Staff Writer @ Lucid Living
As a result of the volume of comments and complaints, we have received from our readers and clients – on this issue of early cancellation penalties – we decided to do some investigation into the matter. See Part 1 on this topic.
According to call centre agents at the 3 largest cellular companies, to get out of a new fixed-term contract, subscribers have to settle the entire balance of the deal (i.e. monthly instalments for the remaining term of the contract), and – in some cases – also pay in an amount for the handset.
Call centre staff at Vodacom and MTN advised that subscribers would be liable for the balance of the contract. MTN will also charge a “claw-back” fee for the handset, while Cell C will not only charge the balance of the contract, but also the rest of the cost of the handset and a R1 000 penalty fee, we were told by the call centre agents. These statements are in contravention of those cellular companies‘ own policies.
Vodacom’s official policy is that the cancellation fee is now 75% of the outstanding balance, which applies to all contracts entered into after April 2011, says Portia Maurice, chief officer of corporate affairs.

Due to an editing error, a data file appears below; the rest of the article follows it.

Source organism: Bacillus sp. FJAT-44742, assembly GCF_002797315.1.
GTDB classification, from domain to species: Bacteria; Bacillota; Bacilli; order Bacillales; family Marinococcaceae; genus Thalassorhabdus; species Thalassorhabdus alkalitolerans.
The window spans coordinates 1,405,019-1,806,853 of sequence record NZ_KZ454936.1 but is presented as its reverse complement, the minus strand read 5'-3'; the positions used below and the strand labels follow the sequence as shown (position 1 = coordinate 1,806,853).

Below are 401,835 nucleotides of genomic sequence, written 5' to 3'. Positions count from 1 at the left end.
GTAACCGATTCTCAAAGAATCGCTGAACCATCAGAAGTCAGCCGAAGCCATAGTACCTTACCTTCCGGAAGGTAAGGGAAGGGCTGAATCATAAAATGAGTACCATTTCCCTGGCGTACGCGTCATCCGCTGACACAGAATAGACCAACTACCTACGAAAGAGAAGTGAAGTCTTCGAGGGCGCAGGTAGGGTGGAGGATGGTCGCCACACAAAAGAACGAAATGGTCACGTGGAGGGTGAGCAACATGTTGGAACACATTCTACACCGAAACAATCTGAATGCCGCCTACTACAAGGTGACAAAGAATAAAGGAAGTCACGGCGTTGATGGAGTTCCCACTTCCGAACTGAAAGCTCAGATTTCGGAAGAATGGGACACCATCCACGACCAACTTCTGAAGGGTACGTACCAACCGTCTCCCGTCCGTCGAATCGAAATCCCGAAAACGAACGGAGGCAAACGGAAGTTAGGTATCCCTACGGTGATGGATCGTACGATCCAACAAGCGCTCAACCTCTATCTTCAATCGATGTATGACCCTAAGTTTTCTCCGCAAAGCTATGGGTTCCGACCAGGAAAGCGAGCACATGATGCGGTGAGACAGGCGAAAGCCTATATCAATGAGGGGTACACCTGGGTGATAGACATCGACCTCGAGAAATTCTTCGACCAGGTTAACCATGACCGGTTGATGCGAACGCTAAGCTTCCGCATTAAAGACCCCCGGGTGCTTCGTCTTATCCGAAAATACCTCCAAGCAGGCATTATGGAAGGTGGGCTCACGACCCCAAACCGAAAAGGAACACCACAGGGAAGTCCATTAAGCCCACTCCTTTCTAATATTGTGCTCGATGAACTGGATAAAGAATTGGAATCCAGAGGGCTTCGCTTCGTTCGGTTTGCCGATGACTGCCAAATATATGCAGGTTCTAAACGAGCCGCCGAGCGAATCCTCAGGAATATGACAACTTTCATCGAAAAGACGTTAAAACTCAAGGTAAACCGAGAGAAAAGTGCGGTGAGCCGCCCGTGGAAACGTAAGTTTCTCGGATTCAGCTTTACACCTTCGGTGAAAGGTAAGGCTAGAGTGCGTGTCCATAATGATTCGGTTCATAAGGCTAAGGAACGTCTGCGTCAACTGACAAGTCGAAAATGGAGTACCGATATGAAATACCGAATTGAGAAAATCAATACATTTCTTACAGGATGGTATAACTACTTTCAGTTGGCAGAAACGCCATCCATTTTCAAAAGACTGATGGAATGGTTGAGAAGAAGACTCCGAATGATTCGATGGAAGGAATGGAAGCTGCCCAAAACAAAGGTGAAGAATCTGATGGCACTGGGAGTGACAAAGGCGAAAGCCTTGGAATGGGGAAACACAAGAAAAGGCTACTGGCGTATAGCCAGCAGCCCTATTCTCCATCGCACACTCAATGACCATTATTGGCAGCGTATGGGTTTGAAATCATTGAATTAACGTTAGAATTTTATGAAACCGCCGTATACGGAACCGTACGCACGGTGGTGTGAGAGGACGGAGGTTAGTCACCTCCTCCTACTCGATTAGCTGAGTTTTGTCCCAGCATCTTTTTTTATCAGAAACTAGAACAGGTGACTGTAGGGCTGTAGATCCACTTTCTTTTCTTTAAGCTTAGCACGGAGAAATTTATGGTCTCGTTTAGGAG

Robert Madzonga, chief corporate services officer at MTN SA, says if subscribers cancel post-CPA contracts, it will charge a cancellation fee of R1 710 for the handset, and a month’s subscription fee.
Cell C general counsel Graham Mackinnon says its policy is that customers cancelling post-CPA contracts will only pay a “reasonable” cancellation fee, which is linked to the cost of the handset, and not for any more airtime.
Virgin Mobile, according to its call centre, only charges subscribers for the outstanding balance on the handset. The call centre’s statement is in line with its officially stated policy.
8ta’s call centre could not clarify how much would be charged as a cancellation fee, other than to say it would be a “certain amount”. 8ta says there is a “termination fee”, which is on the outstanding handset value and an “administration” charge.
These policies may well be in contravention of the CPA. The CPA prevents cellular companies from charging hefty penalties that invalidate subscribers’ rights to cancel a fixed-term contract early. In terms of the CPA only a “reasonable fee” can be levied. The regulations provide guidance on how to determine that fee. Applying a blanket cancellation fee, is not consistent with the CPA.
As a result of the mis-information being communicated to consumers, by the cellular company’s call centers potentially thousands of subscribers’ rights to cancel their fixed-term contracts have been negated since the inception of the CPA in April 2011.
Arthur Goldstuck, MD of World Wide Worx, says the information being given out by call centers will put people off cancelling their fixed-term contracts if they do not know any better. Cellular companies must bring their call centers in line with the CPA, but appear unlikely to fulfill that obligation until they are forced to, he notes.